# 2019 Blue Book 7C1 Note 1

I'm finding this a little confusing.

At first reading, the second sentence seems to be contradicting the first. But, after much thought, it seems to be allowing for a 2C opener to be described as:

2C: EITHER eight playing tricks and a strong hand OR a hand that isn't strong and doesn't have eight playing tricks but does have a 5 (or more) card suit that isn't clubs.

Am I anywhere close?

Or is note 1 just trying to allow clubs as the long suit: after all note 5 would suggest that with eight playing tricks you don't need a strong hand, so long as your long suit isn't clubs?

• The two notes basically say:

You can't have your 2C opening call with a partnership agreement of just: "8 playing tricks in an unspecified suit"

I usually give the following explanation: "8 playing tricks in an unspecified suit. If the suit is not clubs then the hand may not be strong. OR 21-22 balanced".

So I think you are pretty close.

• The trouble is that "playing tricks" doesn't have a definition.

• @AlanB said:
The trouble is that "playing tricks" doesn't have a definition.

No it doesn't - but that is mainly a problem for their partner. If they want to define a bid inaccurately so that they don't know how high to bid then that is their problem. Opponents only need be told what the partnership agreement is, not whether it is a good agreement or not. It should be further clarified if there are any other constraints of course: the fact that the hand might not be 'strong' is obviously a key one.

The problem is: the EBU have to draw an arbitrary line in the sand, whilst they operate their policy of allowing greater leeway for "strong hands", to define what is a 'strong hand'. We previously had ER25 (16 HCP, rule of 25, 8 'clear cut' tricks + opening values) that needed university-level comprehension. Now we have a modified version to get away from working out WTH are 'clear cut tricks' on any suit distribution. Defining what 8PT are, would be equally difficult, since obviously HCP could be relatively low.

• So it shouldn't be used since an opponent wont know what it means? Using losing trick count seems a better and clearer way of defining a hand.

• edited August 2019

@AlanB said:
So it shouldn't be used since an opponent wont know what it means? Using losing trick count seems a better and clearer way of defining a hand.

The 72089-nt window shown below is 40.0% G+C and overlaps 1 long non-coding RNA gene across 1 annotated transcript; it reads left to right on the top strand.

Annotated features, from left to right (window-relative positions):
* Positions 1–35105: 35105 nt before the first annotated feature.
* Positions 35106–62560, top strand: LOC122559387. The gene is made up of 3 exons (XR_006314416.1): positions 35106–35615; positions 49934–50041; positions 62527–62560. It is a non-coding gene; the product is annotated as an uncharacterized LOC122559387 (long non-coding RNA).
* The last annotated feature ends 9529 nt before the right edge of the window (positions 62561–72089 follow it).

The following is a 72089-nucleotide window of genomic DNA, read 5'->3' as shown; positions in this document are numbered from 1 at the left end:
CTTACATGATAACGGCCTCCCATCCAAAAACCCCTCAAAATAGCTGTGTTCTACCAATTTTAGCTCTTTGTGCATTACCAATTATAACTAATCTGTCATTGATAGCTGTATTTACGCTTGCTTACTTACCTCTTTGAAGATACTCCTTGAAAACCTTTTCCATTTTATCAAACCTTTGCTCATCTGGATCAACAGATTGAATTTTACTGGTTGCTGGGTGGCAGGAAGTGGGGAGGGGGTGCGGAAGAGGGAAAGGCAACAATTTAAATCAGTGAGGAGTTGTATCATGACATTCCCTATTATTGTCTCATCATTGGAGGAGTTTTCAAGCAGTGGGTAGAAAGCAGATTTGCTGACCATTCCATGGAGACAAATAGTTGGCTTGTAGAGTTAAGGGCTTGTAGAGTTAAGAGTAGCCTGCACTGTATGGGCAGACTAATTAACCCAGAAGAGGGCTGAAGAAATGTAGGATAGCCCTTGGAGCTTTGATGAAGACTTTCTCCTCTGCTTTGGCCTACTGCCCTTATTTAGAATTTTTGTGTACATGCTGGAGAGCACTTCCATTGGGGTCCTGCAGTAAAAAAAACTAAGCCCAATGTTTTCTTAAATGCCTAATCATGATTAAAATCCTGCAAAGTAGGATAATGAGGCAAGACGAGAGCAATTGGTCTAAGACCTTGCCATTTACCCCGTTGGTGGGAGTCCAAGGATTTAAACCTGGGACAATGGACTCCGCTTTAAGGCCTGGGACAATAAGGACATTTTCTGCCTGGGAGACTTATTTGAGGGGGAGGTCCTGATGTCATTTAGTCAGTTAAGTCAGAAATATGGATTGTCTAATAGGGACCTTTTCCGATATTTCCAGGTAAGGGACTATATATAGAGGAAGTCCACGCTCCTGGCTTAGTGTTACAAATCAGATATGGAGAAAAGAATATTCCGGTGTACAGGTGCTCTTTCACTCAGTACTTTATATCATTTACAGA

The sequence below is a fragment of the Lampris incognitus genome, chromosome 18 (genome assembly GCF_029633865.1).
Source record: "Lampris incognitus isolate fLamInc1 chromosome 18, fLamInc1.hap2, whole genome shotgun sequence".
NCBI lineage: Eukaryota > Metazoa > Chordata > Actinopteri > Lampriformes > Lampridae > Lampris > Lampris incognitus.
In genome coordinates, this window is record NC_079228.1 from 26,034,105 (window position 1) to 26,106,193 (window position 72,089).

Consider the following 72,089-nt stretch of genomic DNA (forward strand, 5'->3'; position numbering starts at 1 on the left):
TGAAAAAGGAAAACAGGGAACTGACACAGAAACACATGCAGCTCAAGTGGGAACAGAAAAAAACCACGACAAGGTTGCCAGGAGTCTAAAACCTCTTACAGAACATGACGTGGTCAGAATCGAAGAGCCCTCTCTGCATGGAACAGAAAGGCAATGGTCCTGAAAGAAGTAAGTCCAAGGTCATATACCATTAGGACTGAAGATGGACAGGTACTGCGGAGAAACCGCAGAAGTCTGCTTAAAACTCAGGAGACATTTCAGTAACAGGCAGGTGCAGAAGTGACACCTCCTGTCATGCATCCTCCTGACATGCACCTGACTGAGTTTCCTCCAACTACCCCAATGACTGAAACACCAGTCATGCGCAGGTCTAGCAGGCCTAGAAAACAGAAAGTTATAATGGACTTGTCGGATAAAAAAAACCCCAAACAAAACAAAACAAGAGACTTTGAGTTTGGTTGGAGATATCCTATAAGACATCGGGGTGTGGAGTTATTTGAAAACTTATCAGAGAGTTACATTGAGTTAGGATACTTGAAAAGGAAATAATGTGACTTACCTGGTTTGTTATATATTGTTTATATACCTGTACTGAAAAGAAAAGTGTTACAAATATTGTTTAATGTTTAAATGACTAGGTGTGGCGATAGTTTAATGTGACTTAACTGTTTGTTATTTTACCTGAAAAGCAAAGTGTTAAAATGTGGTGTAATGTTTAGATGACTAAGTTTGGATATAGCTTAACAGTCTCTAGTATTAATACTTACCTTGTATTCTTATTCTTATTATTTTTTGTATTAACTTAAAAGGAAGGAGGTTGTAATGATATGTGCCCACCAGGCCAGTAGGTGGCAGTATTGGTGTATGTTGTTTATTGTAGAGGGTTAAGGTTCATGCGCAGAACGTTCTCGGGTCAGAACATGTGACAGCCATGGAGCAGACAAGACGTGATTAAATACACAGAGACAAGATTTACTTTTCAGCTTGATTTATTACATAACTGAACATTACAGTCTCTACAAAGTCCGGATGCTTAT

The appropriate EBU guidelines are in the Blue Book

"5 A 3 A partnership may define the strength of a hand using any method of hand evaluation that will be understood easily by its opponents (High Card Points (HCP), Playing tricks, Losing Trick Count, etc). Regardless, understandings must meet the permitted minimums defined in terms of HCP, controls and ‘Rule of 18/19’ (see 7B1 and 7B3)."

Although I agree that "playing tricks" is not defined by the EBU and is therefore ambiguous, it seems to be acceptable. (Although if called, I would probably ask how they worked out 'playing tricks' on the hand.)

This is from Richard Pavlicek's website rpbridge.net/8j17.htm

Playing tricks is a measurement of trick-taking potential with your longest suit trumps. This is typically used when you have a 6+ card suit, such as for a preemptive bid, but can be applied any time. The three highest cards in each suit are estimated for trick production (see chart) and 1 trick is added for each card over three in any suit; hence every hand has at least 1 playing trick. Common practice is to consider half-trick increments, implying that a full trick will materialize about half the time.

0.5 :: K, Q-x, K-x, J-10-x, Q-x-x
1.0 :: A, K-J, K-Q, A-x, Q-J-x, K-x-x, A-x-x
1.5:: A-J, A-Q, K-J-10, K-Q-x, A-J-x, A-Q-x
2.0:: A-K, K-Q-J, A-Q-10, A-K-x
2.5:: A-Q-J, A-K-J
3.0:: A-K-Q

Refinements: In an 8-card suit each listed holding with an ‘x’ (except Q-J-x) is increased by half a trick, e.g., A-x-x-x-x-x-x-x = 6.5 tricks. In a 9 or 10-card suit, only the top two cards matter (each card over two is a trick), e.g., A-K-x-x-x-x-x-x-x = 9 tricks. And for the real dreamers, with 11+ cards only the ace matters; if you have it assume all winners, else all but one.

Obviously this isn't fixed in stone - but seems a reasonable definition. (If only players would stick to it)

• Every reasonable definition of playing tricks that I've seen is also a reasonable definition of losing trick count, and vice versa: just subtract from 13. (Another way to think about this is "the number of tricks you win is 13 minus the number of tricks you lose, and vice versa"; both playing tricks and losing trick count assume your partnership has dominance of the trump suit.)

That said, both playing tricks and losing trick count have some variability in how they're defined. People who think in terms of playing tricks normally try to make some sort of adjustment for finesses and the like; people who think in terms of losing trick count sometimes do that, but sometimes use a simpler algorithm like "missing aces in 1+ card suits + missing kings in 2+ card suits + missing queens in 3+ card suits".